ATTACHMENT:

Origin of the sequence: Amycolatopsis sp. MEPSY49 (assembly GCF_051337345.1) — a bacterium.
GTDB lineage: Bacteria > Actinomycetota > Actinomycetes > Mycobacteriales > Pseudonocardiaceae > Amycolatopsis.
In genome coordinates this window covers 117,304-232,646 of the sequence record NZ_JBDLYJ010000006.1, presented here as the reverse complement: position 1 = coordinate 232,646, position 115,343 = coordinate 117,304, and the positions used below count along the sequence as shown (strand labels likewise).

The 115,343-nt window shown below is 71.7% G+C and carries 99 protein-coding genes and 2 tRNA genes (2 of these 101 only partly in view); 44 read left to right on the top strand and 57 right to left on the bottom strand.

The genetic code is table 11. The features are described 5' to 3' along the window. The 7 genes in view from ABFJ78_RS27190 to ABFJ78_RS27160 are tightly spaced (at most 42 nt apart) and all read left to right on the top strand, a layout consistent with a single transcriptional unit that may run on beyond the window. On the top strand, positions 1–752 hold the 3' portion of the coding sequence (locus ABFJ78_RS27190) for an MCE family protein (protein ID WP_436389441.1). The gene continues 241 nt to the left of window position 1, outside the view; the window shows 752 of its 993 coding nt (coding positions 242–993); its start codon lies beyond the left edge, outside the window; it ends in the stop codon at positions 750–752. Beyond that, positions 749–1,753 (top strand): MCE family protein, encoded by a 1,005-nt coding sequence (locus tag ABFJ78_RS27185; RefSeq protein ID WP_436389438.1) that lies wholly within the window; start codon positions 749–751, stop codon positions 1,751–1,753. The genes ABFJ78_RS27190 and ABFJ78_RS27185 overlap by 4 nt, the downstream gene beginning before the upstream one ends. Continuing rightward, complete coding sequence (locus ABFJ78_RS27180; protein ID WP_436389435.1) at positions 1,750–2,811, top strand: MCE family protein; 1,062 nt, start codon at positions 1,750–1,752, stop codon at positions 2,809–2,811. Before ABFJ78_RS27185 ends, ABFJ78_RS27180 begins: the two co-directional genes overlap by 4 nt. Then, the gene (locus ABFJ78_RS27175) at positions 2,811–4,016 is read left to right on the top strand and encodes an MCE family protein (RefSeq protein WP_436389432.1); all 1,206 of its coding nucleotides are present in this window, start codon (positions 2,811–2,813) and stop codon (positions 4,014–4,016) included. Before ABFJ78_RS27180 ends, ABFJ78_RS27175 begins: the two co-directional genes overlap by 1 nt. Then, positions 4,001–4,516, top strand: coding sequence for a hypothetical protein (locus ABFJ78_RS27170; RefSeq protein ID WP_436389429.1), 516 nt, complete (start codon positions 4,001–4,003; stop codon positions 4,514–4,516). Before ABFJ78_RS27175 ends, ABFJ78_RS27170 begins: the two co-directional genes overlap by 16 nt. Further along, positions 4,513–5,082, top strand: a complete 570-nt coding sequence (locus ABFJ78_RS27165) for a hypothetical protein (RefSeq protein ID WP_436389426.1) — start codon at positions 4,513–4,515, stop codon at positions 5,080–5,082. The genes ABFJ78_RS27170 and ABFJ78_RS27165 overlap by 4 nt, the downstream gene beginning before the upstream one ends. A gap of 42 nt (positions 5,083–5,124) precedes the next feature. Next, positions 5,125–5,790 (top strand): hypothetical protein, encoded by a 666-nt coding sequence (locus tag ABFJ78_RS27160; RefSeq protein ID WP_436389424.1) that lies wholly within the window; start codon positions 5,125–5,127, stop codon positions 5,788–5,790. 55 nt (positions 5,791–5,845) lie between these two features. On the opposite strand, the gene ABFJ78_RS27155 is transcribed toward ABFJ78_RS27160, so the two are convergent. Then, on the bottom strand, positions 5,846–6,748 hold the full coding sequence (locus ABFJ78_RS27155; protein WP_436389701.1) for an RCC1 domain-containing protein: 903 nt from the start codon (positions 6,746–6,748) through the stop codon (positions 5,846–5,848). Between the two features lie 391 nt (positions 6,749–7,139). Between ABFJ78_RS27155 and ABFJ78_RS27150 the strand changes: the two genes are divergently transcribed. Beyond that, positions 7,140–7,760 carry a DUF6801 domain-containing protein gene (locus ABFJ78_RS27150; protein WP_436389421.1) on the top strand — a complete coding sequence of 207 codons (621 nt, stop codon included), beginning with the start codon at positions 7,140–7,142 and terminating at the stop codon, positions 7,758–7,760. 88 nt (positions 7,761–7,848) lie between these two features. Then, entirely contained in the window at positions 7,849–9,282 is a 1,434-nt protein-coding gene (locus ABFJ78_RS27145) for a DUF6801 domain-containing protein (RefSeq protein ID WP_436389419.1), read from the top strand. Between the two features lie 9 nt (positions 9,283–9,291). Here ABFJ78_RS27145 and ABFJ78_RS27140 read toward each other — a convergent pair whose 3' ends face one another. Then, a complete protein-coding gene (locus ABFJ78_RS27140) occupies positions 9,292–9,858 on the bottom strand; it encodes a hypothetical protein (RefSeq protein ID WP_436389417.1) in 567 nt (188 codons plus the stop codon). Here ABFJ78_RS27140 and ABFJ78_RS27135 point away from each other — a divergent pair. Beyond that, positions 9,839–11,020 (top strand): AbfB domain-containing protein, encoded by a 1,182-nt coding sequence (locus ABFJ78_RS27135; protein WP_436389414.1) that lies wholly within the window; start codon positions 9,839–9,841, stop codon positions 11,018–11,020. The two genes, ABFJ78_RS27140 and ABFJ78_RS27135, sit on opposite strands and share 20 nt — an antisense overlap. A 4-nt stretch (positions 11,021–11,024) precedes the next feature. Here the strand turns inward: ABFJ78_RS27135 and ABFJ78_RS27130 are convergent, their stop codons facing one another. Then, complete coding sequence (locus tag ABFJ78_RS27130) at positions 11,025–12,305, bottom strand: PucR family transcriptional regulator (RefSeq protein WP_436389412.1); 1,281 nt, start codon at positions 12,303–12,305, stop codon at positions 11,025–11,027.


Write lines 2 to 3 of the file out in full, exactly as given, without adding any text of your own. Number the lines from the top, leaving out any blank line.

GTDB lineage: Bacteria > Actinomycetota > Actinomycetes > Mycobacteriales > Pseudonocardiaceae > Amycolatopsis.
In genome coordinates this window covers 117,304-232,646 of the sequence record NZ_JBDLYJ010000006.1, presented here as the reverse complement: position 1 = coordinate 232,646, position 115,343 = coordinate 117,304, and the positions used below count along the sequence as shown (strand labels likewise).